Why I Cosplay as a Person With Autism
From a young age, I loved dressing up just like many other children, using my imagination and having fun. I never stopped, really. I have autism, and like many others on the spectrum, I have a lot of trouble with crowds and social situations. I heard of this thing called cosplay (costume play) as a young teen, but I thought, “I can’t do that.”
When I was around 18 years old, I started looking at costumes of my favorite characters from movies, games, TV shows and anime. At first, I never did a full costume — just contact lenses, a wig and a jacket, or the top half of an easy costume (mostly shirts). And makeup, which I have a passion for.
I started posting pictures of my costumes on Facebook, and I got good feedback from family and friends. So I made a cosplay page on Facebook. Not long after that, I bought my first full costume, which was a Japanese school girl as I love Japanese culture.
I was bigger back then, and my self-esteem was very low. I had people telling me I was “too fat” to cosplay and that I shouldn’t cosplay because I have a disability. At many stages, I wanted to quit, delete the page and stop cosplaying. But I did something that would change my life for the best.
I went to my first convention, a small one only two hours from where I lived, but it was good enough for me. I met some amazing people, but it wasn’t until I went to my second convention just over a month after my first one (again, only two hours away) that I met some of the most amazing, kind and loving people I have ever met. The day after the second convention, they invited me, my mother and my roommate Michael for breakfast. This was also the first time my mom met them.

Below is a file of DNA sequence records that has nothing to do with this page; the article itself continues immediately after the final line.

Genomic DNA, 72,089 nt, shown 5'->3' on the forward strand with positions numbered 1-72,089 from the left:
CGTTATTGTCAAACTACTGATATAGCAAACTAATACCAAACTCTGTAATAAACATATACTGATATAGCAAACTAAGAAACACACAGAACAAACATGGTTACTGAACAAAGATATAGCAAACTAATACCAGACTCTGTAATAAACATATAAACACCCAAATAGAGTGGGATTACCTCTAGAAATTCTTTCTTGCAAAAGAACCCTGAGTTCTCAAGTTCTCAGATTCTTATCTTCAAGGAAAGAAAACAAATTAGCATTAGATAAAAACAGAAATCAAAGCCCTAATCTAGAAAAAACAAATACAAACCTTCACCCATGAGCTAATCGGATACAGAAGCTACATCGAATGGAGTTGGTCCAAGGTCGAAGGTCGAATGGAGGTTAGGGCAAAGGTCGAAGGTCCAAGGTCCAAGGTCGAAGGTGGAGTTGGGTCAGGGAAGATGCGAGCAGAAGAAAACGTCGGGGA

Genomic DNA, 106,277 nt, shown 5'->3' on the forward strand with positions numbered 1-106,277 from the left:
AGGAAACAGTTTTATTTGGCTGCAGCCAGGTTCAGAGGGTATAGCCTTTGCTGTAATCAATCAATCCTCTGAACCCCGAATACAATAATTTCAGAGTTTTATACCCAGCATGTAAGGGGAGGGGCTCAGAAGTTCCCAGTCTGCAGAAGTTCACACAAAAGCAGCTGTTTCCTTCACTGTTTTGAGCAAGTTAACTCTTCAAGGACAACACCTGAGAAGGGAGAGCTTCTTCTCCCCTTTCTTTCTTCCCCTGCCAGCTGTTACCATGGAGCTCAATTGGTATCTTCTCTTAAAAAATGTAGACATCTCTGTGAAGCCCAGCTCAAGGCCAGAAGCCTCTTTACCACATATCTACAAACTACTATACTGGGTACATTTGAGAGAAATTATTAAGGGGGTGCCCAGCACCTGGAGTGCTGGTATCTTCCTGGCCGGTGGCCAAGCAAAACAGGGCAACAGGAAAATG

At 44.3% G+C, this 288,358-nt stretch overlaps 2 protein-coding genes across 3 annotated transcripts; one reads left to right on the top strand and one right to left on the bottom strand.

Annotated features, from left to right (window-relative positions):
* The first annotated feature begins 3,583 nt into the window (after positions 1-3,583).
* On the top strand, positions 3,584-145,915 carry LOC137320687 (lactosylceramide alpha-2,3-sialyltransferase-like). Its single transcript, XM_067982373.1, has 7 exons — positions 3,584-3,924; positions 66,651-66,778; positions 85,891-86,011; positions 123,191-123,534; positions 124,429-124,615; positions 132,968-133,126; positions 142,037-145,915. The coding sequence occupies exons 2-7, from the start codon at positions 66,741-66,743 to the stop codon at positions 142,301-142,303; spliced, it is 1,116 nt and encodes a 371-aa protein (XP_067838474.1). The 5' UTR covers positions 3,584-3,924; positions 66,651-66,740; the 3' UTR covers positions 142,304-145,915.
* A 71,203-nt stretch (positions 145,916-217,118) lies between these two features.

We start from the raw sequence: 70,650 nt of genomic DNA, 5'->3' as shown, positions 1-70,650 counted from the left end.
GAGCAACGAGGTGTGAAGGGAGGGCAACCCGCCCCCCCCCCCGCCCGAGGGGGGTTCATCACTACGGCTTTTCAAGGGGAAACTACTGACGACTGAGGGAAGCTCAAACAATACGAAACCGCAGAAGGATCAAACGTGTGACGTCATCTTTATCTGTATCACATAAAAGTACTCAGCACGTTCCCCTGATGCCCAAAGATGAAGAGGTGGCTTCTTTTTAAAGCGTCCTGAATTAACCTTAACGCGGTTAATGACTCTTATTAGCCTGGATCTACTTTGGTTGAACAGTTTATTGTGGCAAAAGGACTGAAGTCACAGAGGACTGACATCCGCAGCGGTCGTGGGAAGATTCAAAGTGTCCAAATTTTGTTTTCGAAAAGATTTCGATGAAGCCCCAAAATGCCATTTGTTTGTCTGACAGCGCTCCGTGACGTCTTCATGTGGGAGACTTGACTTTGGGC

After breakfast, my mom looked at me and said, “I have never seen you so happy before and socializing so much. This group of people is what real friends are. Keep them close.” Sadly, they live six hours away from me, but every year I get to see them. They are now family.
When I cosplay, I’m not Hayley. I am that character. I’ve talked on stage. I’ve gone into cosplay competitions. It brings me out of my shell, and every year my cosplay family gets bigger and bigger. They all know I have autism, but they see Hayley the person before they see a person on the spectrum.
My Facebook page now has almost 7,000 followers, and they all mean the world to me. Because of cosplay, I have done things I never thought I would. I’m now more than 60 kilograms lighter, but personally, plus-size or not, I will cosplay whoever I want, and I will rock that cosplay.
Image via Contributor.
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